Practicalities of grappling with fluctuating capacity
Lucy Clement advises on navigating the complex process of ensuring person-centred care
Fluctuating capacity is an area many practitioners find difficult and it's also an issue with which the Court of Protection continues to grapple as it adds a layer of complexity to cases.
Looking beyond the legal discussions and judgments, this article focuses on the challenges faced by those supporting individuals with fluctuating capacity and the practicalities of facilitating decision-making.
The starting position
The starting position is the individual is presumed to have capacity to make the relevant decision; capacity is also decision and time-specific. But what are these?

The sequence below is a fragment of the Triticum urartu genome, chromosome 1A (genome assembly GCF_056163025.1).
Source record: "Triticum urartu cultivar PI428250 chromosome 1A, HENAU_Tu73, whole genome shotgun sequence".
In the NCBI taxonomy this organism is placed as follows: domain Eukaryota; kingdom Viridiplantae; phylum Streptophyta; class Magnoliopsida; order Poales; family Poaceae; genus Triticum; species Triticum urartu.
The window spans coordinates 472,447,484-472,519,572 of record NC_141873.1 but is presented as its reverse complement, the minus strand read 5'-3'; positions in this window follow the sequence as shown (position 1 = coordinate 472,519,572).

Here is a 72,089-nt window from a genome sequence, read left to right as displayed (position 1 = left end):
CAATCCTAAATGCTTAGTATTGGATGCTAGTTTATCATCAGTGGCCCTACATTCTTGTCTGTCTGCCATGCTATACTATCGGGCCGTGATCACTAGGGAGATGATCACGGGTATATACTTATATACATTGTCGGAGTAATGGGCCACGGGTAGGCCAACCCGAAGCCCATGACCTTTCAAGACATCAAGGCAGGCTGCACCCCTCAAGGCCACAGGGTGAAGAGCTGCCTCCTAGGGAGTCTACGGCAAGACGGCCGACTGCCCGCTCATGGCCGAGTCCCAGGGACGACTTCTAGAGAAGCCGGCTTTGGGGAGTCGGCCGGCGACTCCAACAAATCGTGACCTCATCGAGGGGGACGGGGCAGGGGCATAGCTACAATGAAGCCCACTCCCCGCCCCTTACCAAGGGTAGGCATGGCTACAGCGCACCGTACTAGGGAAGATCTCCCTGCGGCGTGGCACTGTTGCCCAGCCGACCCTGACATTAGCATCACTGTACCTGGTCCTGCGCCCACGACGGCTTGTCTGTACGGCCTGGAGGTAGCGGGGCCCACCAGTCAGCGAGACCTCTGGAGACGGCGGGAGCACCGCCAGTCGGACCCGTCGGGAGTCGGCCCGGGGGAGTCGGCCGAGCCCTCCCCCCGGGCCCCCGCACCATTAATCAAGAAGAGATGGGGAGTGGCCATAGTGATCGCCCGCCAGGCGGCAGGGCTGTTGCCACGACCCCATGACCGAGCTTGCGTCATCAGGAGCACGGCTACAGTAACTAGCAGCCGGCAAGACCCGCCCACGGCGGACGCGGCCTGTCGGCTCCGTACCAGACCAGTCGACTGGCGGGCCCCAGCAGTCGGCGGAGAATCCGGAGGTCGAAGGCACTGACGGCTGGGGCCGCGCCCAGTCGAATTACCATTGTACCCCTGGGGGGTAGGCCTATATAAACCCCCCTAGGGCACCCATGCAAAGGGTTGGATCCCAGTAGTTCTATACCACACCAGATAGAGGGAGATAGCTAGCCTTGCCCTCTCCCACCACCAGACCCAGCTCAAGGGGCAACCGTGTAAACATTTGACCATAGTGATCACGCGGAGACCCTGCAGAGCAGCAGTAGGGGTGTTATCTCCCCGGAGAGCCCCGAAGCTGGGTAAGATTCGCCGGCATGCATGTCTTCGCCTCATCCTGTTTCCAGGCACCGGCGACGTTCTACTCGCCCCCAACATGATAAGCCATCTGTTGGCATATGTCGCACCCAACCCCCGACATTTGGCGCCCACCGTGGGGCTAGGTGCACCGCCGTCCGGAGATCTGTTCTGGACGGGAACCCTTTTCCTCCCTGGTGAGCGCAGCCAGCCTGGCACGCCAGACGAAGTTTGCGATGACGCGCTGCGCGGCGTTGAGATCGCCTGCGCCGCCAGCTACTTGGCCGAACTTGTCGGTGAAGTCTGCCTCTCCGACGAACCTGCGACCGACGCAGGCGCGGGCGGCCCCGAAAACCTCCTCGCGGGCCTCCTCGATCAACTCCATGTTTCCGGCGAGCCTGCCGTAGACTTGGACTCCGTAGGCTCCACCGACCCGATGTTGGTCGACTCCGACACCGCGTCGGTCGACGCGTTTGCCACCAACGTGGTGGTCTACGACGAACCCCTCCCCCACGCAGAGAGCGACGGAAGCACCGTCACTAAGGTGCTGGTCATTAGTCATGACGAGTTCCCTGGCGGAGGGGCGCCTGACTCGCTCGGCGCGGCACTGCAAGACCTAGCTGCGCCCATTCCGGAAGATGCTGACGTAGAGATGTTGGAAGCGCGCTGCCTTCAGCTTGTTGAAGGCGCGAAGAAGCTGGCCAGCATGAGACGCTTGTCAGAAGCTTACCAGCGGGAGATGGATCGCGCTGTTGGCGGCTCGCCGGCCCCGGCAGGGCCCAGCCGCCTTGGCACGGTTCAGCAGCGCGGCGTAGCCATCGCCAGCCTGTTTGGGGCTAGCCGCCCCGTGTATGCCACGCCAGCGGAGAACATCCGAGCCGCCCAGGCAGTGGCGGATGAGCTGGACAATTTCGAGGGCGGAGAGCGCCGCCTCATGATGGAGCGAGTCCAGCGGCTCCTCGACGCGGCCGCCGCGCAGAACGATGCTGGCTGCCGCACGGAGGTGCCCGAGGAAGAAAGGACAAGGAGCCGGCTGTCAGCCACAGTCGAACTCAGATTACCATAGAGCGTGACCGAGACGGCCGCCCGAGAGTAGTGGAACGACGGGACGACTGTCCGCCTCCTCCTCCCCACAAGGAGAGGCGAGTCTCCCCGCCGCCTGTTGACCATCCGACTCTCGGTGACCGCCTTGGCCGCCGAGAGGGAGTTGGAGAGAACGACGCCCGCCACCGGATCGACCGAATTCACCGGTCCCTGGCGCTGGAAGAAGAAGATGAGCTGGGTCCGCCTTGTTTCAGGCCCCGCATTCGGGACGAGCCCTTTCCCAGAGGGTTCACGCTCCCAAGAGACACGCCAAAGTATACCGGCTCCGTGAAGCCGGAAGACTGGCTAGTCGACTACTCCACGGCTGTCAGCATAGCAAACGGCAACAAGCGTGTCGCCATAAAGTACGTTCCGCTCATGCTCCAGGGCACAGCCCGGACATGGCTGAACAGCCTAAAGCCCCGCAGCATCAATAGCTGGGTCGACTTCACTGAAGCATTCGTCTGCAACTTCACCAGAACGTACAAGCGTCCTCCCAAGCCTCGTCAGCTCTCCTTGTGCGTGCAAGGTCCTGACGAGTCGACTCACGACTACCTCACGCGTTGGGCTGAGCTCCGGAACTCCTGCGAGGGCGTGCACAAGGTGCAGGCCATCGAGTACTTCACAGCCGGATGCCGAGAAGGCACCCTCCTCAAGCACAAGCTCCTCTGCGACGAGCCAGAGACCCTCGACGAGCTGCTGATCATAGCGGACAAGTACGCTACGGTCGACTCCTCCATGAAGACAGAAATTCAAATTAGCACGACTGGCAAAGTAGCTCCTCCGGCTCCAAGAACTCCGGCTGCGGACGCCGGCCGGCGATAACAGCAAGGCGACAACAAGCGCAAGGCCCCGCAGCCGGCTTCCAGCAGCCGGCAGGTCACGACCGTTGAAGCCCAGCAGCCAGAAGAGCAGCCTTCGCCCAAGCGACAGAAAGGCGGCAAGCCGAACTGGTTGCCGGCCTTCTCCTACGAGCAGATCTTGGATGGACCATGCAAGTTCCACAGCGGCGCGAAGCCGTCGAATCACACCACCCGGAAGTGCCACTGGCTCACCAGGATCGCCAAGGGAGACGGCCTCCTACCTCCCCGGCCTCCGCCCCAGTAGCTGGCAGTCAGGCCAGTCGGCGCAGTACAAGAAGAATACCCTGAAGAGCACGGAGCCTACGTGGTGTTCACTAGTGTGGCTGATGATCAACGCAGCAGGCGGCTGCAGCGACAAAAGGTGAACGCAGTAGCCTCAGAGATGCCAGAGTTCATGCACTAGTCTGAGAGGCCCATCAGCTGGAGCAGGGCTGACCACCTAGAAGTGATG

Decision-specific is where, for example, a person can have capacity to make a decision in respect of residence but lacks capacity to make decisions in respect of their care arrangements. Time-specific at the time of the decision capacity is considered.
There are individuals who experience fluctuating capacity; for instance, those with diagnoses of enduring mental health illnesses such as paranoid schizophrenia and personality disorders and those with addiction issues, just to name a few examples.
Where an individual is found to have fluctuating capacity to make decisions in respect of their care arrangements, it often renders care-providers and those tasked with coordinating their care and treatment, unsure about when decision making under the best interests process is invoked. They're understandably apprehensive about getting it wrong.
Making a decision